- The increasing frequency of large-scale outages as a result of storms is forcing the need for much more efficient and quicker adaptation and recovery.
Given these trends, Patel claims that a new class of infrastructure is needed going forward as utilities face the challenge of balancing supply and demand in a reliable and scalable way. This all comes with a new set of requirements focused on fine-grained delivery and management of power to end customers, a set of requirements that the existing class of tools will be increasingly challenged in providing, according to Patel.
On the utility side, Beneby outlined several key themes that are priorities at CPS Energy:
- Increasing customer participation in energy management services by putting more tools in the hands of customers to centrally and remotely manage their usage
- Finding new ways to bundle demand response in a way that helps the system’s responsiveness, whether as a result of needing to shed demand to stabilize the system or if it’s needed for voltage regulation. To this end, deploying distributed, intelligent devices in aggregate will be more responsive than central generating stations.
- Focused efforts on increasing customer participation in outage management and helping to reduce O&M costs, via "decentralized customer participation"
- Deploying intelligent systems that act as "traffic cops" to ensure that the distribution system remains stable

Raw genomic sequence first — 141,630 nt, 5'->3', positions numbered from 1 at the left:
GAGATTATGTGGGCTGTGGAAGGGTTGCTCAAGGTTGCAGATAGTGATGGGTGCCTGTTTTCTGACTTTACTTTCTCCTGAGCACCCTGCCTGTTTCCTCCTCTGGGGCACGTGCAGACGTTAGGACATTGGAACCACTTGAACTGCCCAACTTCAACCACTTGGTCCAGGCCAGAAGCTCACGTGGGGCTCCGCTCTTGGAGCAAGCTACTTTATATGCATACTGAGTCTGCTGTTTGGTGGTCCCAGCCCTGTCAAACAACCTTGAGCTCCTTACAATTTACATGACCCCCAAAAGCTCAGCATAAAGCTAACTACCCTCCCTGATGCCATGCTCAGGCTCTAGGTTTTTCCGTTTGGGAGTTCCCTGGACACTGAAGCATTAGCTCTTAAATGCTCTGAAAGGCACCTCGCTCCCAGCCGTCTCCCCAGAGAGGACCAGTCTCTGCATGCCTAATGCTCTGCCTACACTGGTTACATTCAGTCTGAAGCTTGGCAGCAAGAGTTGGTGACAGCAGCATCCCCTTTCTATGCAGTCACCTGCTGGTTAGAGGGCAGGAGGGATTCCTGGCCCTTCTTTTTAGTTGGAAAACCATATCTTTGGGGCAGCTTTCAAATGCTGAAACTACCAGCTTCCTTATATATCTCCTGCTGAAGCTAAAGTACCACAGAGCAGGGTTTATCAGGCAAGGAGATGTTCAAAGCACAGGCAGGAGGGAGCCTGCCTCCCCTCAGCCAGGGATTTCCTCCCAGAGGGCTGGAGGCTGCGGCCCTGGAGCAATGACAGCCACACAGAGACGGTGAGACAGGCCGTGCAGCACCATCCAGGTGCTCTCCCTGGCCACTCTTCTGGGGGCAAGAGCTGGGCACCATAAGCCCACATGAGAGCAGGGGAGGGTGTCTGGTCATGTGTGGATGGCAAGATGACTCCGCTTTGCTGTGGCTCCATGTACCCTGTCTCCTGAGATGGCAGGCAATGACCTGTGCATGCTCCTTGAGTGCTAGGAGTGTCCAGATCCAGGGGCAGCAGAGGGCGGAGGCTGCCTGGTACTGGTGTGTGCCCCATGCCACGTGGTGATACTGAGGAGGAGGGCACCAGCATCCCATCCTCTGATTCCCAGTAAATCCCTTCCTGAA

When asked about some of the most pressing issues facing the grid and what needs to be done to address those issues, Patel offered, “The idea of capacity management along with maintaining reliability is a particularly important one -- one that’s going to become more difficult to provide because what once was able to rely on predictable supply, or at least supply under a utility’s own control, is increasingly moving into a world where not only demand is going to become increasingly variable but an increasing percentage of supply will not be under direct control of the utility either. The balancing equation becomes more difficult. Given that it’s the fundamental role of the utility to deliver reliable, safe and efficient power, what must be true is that utilities provide for that control and own the ability to provide for that.”
Given the wave of changes occurring at the grid edge, including the growth of distributed PV, new load types such as EVs, the growth of Home Energy Management Systems (HEMS), and other factors, Beneby offered the following insights as to how these trends will shape the way utilities manage distribution grid planning over the next five to ten years.
- Utilities will likely have to rethink their entire capital-planning horizon. With that, they are going to need help in developing algorithms that tell them which areas of their service territory can best optimize the different types of technologies.